Firstly, all members should be more or less at the same spot in their career.
If one person in the group is a beginner while someone else is a seasoned pro, there will be an imbalance in the give/take aspect of the group.
Those earlier in their careers will be more in need of the information and feedback experienced members can provide while being able to give back little in comparison.
This is not a bad thing in and of itself and many who are enjoying some level of success also love lending others a helping hand, but the situation I’ve just described is a mentorship, not a mastermind.
Secondly, all members should be in a related field.
While many aspects of freelancing and doing business in the world of professional audio overlap, we all know that there are many genre/job-specific nuances that simply don’t translate.
A sound designer for games will have little to provide in terms of helpful feedback and advice to a live sound technician and vice versa. A mix engineer who works exclusively with death metal may have very different job experiences than someone who mixes J-Pop.
Focusing as narrowly as you can on your niche is the way to go for your mastermind group.
Only in a group of people doing very similar work can experiences, skills, and knowledge translate most effectively to the benefit of everyone involved.
3 | Your Calendar is King
Pick a time and place to meet that works for everyone and hold each member accountable for their consistent attendance.
A group that never manages to decide when and where to meet or has flaky members who don’t show up can never lead to the growth of those involved.
Nope. That don't work.
Your best bet is to choose a recurring appointment and stick to it.
I’ll insert one of my all-time favorite quotes here:
“If it’s not in the calendar, it doesn’t exist.”
It should also be made clear at the beginning that, although there is certainly an element of friendship and comradery in the group, this is a serious meeting and members who don’t respect the time and energy of the group by not showing up regularly will be asked to leave.
Hot tip: How no-shows and other offenses are to be dealt with can and should be enshrined in some simple contract created by and agreed upon to the mastermind members.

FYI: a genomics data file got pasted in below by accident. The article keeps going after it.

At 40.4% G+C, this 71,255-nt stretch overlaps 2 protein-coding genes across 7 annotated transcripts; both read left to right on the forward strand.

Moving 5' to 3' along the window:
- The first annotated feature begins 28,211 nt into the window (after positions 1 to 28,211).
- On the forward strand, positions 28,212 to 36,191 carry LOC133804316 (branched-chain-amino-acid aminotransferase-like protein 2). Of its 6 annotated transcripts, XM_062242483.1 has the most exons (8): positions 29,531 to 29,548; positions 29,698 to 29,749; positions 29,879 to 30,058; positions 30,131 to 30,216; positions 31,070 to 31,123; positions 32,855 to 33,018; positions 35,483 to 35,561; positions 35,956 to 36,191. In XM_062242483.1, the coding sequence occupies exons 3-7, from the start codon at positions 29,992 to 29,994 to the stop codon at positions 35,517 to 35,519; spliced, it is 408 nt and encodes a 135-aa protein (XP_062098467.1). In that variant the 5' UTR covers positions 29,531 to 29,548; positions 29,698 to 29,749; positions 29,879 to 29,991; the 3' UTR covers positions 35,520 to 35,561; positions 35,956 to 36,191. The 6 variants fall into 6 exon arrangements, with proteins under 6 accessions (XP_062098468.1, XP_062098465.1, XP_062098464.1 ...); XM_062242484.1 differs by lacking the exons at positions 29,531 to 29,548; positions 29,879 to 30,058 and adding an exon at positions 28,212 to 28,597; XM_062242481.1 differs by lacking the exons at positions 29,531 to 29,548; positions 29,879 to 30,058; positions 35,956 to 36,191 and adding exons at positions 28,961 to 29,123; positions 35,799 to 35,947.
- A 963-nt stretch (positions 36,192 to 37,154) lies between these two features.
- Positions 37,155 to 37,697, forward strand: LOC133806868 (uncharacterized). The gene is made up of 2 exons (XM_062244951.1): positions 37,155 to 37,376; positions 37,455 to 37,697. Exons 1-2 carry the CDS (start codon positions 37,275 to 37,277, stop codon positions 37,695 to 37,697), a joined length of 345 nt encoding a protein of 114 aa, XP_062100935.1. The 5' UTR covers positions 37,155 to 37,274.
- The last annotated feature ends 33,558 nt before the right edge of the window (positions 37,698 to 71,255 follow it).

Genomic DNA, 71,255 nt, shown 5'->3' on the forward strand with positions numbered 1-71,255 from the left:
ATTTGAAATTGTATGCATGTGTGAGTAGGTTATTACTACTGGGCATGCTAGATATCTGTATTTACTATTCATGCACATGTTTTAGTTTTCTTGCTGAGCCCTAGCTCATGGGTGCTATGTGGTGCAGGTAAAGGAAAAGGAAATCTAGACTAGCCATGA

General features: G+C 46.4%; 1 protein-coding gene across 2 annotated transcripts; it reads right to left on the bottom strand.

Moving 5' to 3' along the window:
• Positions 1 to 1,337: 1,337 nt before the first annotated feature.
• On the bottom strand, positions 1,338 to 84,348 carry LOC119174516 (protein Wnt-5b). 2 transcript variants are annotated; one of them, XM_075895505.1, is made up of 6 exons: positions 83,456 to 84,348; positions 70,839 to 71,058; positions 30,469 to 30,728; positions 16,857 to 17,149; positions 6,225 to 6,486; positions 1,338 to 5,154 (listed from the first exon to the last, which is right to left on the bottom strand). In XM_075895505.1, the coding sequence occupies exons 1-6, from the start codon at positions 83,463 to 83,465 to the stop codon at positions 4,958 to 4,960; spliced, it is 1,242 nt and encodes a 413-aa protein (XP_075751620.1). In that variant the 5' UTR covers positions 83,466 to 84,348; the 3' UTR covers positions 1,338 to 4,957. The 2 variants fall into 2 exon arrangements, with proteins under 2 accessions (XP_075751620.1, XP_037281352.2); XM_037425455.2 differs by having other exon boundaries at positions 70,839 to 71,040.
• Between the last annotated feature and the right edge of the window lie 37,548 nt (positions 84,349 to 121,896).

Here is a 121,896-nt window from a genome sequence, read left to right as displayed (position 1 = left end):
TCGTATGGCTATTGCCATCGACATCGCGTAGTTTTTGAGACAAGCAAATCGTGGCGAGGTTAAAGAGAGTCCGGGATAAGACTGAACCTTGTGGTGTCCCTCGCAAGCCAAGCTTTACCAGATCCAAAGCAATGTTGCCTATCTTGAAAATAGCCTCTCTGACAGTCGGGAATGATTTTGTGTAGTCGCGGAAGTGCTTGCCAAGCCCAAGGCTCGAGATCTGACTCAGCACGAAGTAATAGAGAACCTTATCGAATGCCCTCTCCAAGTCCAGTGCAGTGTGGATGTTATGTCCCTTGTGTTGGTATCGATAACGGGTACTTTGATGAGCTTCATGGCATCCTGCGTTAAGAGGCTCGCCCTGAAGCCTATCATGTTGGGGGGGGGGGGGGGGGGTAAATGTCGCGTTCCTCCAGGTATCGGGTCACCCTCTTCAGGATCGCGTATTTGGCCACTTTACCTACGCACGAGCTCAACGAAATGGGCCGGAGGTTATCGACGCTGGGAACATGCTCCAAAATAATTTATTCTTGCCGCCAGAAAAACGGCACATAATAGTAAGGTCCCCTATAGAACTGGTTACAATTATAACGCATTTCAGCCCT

What Does This Look Like?
If you’re wondering what this might look like, here are a few data points from my own mastermind group:
We are 6 people in total
All of us are video game composers and/or sound designers
All members are full-time freelancers with the majority of their income generated not only from audio work but from game audio work
All members are located in northern Europe and most are in the same time zone
We meet bi-weekly for 60-minutes.
Anyone who wants to continue talking after those 60 minutes are up is free to do so. However, we have all agreed that a well-run, focused session should take no longer than one hour and everyone is free to leave after that time is up.
We have a Discord group and discuss there what topic we would like to cover at each session before it begins. (we also share links, resources, and a healthy amount of memes)
If any member is in particular need of dedicated attention for a problem they’re facing, a session can also be used in this way.
If any member misses three sessions without excusing themselves, the group reserves the right to expel them.
Our mastermind group has been running for about a year and I have not only learned a great deal from its members (shoutout to Indra, Felix, Mathilde, Paul, and Cai), I am also amazed at how consistently I continue to learn new and helpful things for my business.
As each member grows, the group grows with them.
As the group grows, the members grow with it.
This is powerful stuff, y’all!
Yes, I said “y’all”. I’m from Virginia. Gimme a break.
With the rise of the gig economy, more and more of us are striking out on our own and working purely online from the comfort of our homes.
This brings many wonderful advantages, but what is missing?
For many, it’s the group of peers we would otherwise have working in a company or studio who would provide us with daily opportunities to discuss our craft and get valuable feedback and advice.
Freelancers often don’t have that kind of tight-knit community built into our work life, but we can create it!
A mastermind group is a fantastic and free way to give and receive the kind of support that can skyrocket your career while helping you build a powerful network in your industry.
P.S. You also don’t have to be a freelancer to start a mastermind group nor does it necessarily have to be work-related. Anyone looking to improve their skills and succeed in any endeavor would benefit from mastermind meetings with their peers.
If this sounds interesting to you, take the first step and reach out to some folks you think might be interested in creating a mastermind group with you!
I created The Game Audio Pro with the goal of helping others understand the fundamental business skills that are often the difference between success and failure for freelancers.
If you're ready to take your game audio career to the next level, download my guide to The Most Important Mindset for Game Audio Success.